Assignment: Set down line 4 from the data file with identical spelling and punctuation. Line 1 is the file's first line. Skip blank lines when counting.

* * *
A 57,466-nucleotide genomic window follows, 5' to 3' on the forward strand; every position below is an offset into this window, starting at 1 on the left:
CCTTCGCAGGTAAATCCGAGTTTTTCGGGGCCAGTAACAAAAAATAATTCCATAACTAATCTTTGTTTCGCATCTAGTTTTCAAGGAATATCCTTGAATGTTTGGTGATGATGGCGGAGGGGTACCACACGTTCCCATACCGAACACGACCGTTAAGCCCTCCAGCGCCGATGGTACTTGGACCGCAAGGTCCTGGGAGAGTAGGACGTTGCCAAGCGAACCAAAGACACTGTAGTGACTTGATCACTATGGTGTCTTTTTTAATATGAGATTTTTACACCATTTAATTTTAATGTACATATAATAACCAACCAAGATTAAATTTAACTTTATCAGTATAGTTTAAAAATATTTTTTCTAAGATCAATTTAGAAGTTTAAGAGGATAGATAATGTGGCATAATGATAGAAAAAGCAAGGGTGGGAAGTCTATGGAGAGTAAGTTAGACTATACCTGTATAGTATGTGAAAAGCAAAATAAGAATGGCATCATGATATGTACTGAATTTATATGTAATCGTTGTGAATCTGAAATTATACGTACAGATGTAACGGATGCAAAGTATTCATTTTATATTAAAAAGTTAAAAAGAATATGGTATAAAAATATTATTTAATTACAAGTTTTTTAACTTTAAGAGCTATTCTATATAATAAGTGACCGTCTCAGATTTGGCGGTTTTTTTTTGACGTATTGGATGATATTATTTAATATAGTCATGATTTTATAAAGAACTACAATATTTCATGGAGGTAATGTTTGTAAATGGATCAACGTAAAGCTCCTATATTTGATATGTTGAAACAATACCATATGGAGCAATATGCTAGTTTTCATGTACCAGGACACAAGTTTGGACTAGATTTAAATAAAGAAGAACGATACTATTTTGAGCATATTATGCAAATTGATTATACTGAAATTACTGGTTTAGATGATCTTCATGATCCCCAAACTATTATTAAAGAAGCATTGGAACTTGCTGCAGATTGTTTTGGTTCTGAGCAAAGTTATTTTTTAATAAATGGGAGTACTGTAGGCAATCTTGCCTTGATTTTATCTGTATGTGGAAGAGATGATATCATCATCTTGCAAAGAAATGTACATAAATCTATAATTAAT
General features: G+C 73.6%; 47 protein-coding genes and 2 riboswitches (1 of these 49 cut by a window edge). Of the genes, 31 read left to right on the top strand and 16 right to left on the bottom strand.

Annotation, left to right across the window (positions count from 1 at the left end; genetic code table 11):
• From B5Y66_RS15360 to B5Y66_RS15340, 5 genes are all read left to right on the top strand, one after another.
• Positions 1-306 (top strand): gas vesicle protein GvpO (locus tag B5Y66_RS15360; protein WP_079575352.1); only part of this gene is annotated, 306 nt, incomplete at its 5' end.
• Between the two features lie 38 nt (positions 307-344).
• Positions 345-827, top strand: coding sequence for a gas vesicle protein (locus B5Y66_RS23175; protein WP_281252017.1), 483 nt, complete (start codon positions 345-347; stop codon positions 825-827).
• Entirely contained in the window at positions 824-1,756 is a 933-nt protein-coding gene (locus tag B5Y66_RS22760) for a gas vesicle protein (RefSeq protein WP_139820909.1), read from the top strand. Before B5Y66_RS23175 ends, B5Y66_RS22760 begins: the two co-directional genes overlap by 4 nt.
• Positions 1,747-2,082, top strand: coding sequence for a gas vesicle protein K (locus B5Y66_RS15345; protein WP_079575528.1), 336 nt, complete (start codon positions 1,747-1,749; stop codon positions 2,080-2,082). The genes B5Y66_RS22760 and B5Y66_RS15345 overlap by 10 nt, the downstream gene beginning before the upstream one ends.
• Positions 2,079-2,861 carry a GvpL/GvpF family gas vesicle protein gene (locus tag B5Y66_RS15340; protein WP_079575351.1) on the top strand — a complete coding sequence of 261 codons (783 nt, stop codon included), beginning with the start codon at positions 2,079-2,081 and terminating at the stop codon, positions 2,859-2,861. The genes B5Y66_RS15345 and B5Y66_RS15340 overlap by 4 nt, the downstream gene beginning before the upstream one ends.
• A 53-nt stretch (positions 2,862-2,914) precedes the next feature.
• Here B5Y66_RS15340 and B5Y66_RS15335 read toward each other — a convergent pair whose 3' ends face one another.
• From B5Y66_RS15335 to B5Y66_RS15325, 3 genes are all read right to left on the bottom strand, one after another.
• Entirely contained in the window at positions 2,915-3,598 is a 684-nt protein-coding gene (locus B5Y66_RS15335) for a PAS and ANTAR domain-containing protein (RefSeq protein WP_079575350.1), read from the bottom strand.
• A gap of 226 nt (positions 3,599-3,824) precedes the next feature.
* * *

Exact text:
Annotation, left to right across the window (positions count from 1 at the left end; genetic code table 11):